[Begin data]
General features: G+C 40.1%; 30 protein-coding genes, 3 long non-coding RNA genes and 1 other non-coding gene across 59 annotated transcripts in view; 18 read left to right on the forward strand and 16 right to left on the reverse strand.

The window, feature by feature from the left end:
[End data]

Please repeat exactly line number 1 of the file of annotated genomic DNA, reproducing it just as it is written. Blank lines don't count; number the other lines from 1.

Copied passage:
General features: G+C 40.1%; 30 protein-coding genes, 3 long non-coding RNA genes and 1 other non-coding gene across 59 annotated transcripts in view; 18 read left to right on the forward strand and 16 right to left on the reverse strand.